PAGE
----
Common Sense Apostle & Cigar Smoking MysticDALE AHLQUIST
There comes a time in the life of any artist, any writer or poet, when he reaches the end of his abilities, when he finds himself wrestling all night with an angel. It is the moment when he tries to think the thought which thought cannot think, to visualize the invisible and describe the indescribable.
Anyone who has ventured across the great shadow of Gilbert Keith Chesterton has discovered that Chesterton's angel was no match for him. The wrestling match is a hard one to imagine, but perhaps what happened was the giant artist and apologist finally sat on the angel's head, and the angel was only too happy to give that special blessing which enabled G.K. Chesterton to rise forever above mere art or polemics. Chesterton's poetic prose (and poetic poetry) overflows with eternal truth. His defense of Christianity bursts with logic and insight. His words are as wise and wonderful, as vital and as far-reaching today as when they were first written.
Chesterton could take on any subject and get to its essence, exposing the hidden core, and illuminate it with heavenly light. Any essay by Chesterton on any subject is not only pertinent, but transcendent. He can write about losing a piece of chalk, and point to a profound eternal truth: in this case, that white is a color; it is not the absence of color. Virtue is not merely the absence of vice; it is something pure and positive. Chastity is not merely abstention from sexual wrong, "it means something flaming, like Joan of Arc."
G.K. Chesterton was a master of every literary genre he tried
— poetry, fiction, theology, philosophy, history, literary criticism —
yet he considered himself nothing more than a mere journalist. But his chalk dust
provides more content than most of today's newspaper essays, which rival even
television in terms of vapidity. The typical essay, the op-ed piece, the supposedly
well-carved, well-polished idea offered by our current critics is, more often
than not, often trite, pointless, banal. It is no wonder that today's readers
don't read because today's writers cannot even find anything to write about.
The world, you would think, should be full of subjects, but today's journalists seem to be groping in the dust and in the dark. There is a reason, however, why they aim so low and still miss. They are avoiding something. Chesterton, who wrote about everything, said "There is only one subject." But most columnists and criers haven't figured out what that subject is. Consider the subjects to which we are subjected, the yawning range of yawns: Public Access. Recovering Prairies. Playing Survival. Surviving Playtime. Inclusive Language. Intrusive Non-Language. Deconstructed Dialects. Designer Dogs. De-neutered Dolls. Deadbeat Dads. Deadend Kids. Drug-dealing Doctors. Disgruntled Doctors. Disgruntled Drug-dealers. Even though they don't promise much, they still promise more than they deliver.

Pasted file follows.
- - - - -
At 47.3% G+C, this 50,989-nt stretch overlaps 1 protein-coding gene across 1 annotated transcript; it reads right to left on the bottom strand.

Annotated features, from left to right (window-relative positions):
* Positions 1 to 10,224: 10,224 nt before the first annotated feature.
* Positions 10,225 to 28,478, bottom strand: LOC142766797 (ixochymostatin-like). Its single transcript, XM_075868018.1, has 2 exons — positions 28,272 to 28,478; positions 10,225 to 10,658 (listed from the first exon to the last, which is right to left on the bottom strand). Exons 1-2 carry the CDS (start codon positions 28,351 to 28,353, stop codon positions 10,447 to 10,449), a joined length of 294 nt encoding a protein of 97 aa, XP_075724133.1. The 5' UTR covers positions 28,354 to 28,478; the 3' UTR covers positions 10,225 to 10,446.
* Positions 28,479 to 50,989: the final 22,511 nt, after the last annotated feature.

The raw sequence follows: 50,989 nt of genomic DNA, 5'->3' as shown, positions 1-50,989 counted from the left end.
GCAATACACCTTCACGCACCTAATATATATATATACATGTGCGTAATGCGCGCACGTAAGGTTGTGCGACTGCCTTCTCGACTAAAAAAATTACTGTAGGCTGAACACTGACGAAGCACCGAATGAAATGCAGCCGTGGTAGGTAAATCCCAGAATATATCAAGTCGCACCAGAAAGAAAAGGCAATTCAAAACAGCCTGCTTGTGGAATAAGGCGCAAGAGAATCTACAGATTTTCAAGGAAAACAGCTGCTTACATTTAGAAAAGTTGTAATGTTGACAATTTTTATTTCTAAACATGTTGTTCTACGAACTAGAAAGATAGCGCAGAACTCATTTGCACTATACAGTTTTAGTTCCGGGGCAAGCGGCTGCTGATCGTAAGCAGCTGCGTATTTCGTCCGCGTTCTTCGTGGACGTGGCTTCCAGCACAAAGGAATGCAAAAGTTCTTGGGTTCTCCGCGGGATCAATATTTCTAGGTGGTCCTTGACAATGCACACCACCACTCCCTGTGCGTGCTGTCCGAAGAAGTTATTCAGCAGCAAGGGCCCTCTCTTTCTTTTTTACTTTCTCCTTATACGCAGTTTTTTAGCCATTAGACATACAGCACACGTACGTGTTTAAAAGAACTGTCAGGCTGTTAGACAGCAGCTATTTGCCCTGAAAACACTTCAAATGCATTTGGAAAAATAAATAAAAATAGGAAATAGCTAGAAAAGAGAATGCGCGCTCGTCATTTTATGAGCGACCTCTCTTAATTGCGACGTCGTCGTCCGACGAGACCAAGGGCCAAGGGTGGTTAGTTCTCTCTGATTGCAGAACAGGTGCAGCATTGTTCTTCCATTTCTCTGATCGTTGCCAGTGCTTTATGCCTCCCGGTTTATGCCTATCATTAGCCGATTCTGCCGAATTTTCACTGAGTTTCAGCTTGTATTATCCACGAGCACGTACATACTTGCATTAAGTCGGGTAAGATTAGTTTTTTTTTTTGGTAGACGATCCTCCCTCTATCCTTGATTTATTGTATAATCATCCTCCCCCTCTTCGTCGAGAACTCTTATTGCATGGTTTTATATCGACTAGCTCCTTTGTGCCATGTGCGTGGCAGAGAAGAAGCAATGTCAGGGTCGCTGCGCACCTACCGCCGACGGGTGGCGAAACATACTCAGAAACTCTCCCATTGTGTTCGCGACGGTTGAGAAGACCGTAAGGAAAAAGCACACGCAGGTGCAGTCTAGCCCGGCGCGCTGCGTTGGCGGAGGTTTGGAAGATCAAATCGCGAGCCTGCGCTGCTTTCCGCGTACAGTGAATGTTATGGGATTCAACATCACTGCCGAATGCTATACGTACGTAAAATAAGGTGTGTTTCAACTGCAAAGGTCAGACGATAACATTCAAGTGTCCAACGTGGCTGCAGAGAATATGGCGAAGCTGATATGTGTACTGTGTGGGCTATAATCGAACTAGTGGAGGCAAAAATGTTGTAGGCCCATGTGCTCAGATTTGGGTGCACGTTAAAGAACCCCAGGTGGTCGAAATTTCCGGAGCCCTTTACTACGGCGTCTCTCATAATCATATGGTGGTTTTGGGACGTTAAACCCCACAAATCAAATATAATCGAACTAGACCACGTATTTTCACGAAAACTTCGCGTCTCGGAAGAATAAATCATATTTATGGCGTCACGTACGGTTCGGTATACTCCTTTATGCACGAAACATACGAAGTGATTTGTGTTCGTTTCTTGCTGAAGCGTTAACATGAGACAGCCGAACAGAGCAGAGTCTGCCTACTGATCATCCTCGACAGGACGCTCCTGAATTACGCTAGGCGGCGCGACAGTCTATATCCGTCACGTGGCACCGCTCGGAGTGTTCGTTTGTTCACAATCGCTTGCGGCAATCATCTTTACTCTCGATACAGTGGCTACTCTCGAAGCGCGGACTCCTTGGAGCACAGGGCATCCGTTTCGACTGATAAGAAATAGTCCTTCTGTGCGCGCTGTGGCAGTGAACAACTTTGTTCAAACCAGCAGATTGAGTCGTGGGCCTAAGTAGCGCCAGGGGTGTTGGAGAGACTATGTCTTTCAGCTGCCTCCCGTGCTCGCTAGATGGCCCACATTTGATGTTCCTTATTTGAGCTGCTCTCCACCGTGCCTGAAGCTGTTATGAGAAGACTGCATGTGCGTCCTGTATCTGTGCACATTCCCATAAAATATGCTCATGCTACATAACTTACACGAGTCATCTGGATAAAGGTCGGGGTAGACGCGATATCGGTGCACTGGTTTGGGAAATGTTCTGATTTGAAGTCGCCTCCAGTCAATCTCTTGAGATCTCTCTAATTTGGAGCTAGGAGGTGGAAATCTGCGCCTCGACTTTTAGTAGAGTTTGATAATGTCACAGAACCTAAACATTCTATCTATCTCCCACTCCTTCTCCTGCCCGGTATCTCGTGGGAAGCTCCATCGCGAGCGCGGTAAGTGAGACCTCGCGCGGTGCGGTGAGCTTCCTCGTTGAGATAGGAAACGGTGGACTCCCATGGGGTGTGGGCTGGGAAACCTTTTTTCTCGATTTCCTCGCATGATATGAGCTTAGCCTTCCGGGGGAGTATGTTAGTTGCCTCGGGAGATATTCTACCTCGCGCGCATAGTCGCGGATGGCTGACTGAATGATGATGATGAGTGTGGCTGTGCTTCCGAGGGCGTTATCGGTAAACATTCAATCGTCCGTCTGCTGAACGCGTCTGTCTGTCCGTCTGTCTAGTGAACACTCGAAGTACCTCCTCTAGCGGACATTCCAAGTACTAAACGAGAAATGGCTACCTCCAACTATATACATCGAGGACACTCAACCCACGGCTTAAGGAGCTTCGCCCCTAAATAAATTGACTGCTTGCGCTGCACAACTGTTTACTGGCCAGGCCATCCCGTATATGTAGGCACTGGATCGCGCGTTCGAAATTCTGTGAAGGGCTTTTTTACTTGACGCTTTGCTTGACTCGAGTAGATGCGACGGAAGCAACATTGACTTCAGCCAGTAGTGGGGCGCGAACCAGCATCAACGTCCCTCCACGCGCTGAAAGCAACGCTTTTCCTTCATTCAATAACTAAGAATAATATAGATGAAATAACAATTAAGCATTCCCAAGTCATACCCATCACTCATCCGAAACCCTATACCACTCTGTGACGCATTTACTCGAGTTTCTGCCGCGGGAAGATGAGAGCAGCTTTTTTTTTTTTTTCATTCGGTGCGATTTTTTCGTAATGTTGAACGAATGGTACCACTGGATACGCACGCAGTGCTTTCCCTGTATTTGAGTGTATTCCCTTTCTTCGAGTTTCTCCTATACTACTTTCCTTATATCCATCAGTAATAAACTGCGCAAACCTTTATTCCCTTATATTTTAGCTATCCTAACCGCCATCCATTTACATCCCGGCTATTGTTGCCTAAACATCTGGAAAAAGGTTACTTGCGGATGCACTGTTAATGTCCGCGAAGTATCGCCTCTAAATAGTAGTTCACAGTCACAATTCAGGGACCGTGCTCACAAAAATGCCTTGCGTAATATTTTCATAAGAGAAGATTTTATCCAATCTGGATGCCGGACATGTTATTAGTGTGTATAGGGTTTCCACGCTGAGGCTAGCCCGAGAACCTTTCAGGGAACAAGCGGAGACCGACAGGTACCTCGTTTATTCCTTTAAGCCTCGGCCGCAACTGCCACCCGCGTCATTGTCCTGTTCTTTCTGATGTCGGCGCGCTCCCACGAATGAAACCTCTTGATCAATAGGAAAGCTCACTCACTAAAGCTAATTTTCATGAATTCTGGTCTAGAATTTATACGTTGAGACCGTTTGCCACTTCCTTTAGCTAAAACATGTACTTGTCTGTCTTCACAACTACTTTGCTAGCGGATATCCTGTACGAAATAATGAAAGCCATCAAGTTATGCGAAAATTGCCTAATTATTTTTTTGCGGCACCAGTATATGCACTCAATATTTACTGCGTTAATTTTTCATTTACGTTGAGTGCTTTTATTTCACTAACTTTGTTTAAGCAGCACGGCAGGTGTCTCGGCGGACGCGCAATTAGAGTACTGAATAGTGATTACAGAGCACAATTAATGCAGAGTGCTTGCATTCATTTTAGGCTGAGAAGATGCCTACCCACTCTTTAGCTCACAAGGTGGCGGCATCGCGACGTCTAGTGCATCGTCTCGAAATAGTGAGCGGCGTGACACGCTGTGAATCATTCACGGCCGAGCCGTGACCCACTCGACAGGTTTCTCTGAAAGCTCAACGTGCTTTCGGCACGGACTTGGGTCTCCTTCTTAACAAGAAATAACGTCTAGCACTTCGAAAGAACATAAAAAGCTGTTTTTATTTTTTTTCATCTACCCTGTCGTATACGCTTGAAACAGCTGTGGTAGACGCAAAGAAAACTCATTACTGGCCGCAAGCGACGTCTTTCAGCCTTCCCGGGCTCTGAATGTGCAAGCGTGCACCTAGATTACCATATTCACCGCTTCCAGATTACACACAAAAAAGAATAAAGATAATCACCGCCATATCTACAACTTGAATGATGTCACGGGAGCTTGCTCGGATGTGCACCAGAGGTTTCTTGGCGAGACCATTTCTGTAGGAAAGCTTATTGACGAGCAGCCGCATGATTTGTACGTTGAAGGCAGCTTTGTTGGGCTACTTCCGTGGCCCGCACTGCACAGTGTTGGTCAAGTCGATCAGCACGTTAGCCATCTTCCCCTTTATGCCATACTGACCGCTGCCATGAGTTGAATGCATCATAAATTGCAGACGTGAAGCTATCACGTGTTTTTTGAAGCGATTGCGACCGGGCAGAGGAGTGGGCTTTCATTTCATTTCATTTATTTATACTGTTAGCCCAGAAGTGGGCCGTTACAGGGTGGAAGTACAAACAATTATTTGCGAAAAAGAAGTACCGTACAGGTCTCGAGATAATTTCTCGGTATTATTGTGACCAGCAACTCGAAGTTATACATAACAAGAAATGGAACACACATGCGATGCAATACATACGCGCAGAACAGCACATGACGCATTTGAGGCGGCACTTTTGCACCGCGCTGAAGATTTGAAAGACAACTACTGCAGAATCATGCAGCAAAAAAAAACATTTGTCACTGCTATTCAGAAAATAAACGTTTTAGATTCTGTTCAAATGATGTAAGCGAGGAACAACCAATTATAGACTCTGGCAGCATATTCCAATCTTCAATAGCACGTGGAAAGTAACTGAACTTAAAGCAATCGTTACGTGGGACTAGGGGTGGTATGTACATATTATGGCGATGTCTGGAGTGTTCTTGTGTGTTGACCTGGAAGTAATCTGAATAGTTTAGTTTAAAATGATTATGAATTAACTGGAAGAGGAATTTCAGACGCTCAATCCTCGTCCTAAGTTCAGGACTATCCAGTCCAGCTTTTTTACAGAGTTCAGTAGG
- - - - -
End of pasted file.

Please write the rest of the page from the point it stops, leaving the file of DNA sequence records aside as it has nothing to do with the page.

The points they make are so small and so insignificant that it hardly matters that they are wrong — which they usually are — and trying to take them on in meaningful debate would seem to be a waste of time and effort. But avoiding the debate is to play into their hands, because avoiding the argument is a way of avoiding the truth. Their arguments as they stand are a conscious and studied avoidance of the truth, words calculated not to deceive so much as to distract.
They avoid the truth because they avoid God. When Chesterton said, "There is only one subject," he was of course referring to that subject that today's wordsmiths go out of their way to avoid: God. Avoiding God as a subject leaves one with very little else to talk about. In fact, with nothing else to talk about. Which is why it all seems so insipid. Because it is.
But pursuing God rather than avoiding God opens up the whole creation and sheds light on every other subject, every other care, every other concern under the sun.
the danger of pursuing God is where it leads. To God — and nothing else.
All those other concerns which seemed so important, so momentous, simply drop
out of sight.
Thus, the avoidance of God leaves us with nothing else to talk about. The pursuit of God leaves us…with nothing else to talk about.
But the former is vanity; the latter is mysticism.
Chesterton says that the mystic "passes through the moment when…there is nothing but God." That is not a conclusion that one can reach merely by reading books, even books about the saints. Chesterton was able to write with authority about profound ideas, to write with an insider's understanding of mysticism because he clearly passed through that moment when there was nothing but God. As we said, the image of Chesterton wrestling with an angel is a striking one, but all the more striking because it is true. The three-hundred pound, cigar-smoking, wine-drinking journalist was nothing less than a mystic. A paradox, you say? Well, Chesterton specialized in paradoxes.